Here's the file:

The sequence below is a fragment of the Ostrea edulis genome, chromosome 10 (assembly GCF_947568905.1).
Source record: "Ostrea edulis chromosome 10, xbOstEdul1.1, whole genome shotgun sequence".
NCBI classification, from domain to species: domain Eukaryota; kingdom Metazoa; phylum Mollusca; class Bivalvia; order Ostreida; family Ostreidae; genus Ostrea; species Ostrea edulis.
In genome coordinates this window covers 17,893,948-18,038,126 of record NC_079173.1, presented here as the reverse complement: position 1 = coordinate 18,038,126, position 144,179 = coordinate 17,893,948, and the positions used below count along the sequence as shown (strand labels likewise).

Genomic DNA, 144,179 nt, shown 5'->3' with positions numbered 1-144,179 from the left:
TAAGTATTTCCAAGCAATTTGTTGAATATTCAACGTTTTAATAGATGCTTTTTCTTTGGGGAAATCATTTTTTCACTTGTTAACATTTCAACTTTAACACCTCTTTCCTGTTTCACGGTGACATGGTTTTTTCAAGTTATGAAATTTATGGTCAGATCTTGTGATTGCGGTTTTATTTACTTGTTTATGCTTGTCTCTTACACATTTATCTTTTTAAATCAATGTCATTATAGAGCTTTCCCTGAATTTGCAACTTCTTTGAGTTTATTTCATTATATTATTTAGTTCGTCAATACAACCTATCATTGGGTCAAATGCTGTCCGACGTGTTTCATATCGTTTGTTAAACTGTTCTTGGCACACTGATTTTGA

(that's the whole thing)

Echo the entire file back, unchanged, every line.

The sequence below is a fragment of the Ostrea edulis genome, chromosome 10 (assembly GCF_947568905.1).
Source record: "Ostrea edulis chromosome 10, xbOstEdul1.1, whole genome shotgun sequence".
NCBI classification, from domain to species: domain Eukaryota; kingdom Metazoa; phylum Mollusca; class Bivalvia; order Ostreida; family Ostreidae; genus Ostrea; species Ostrea edulis.
In genome coordinates this window covers 17,893,948-18,038,126 of record NC_079173.1, presented here as the reverse complement: position 1 = coordinate 18,038,126, position 144,179 = coordinate 17,893,948, and the positions used below count along the sequence as shown (strand labels likewise).

Genomic DNA, 144,179 nt, shown 5'->3' with positions numbered 1-144,179 from the left:
TAAGTATTTCCAAGCAATTTGTTGAATATTCAACGTTTTAATAGATGCTTTTTCTTTGGGGAAATCATTTTTTCACTTGTTAACATTTCAACTTTAACACCTCTTTCCTGTTTCACGGTGACATGGTTTTTTCAAGTTATGAAATTTATGGTCAGATCTTGTGATTGCGGTTTTATTTACTTGTTTATGCTTGTCTCTTACACATTTATCTTTTTAAATCAATGTCATTATAGAGCTTTCCCTGAATTTGCAACTTCTTTGAGTTTATTTCATTATATTATTTAGTTCGTCAATACAACCTATCATTGGGTCAAATGCTGTCCGACGTGTTTCATATCGTTTGTTAAACTGTTCTTGGCACACTGATTTTGA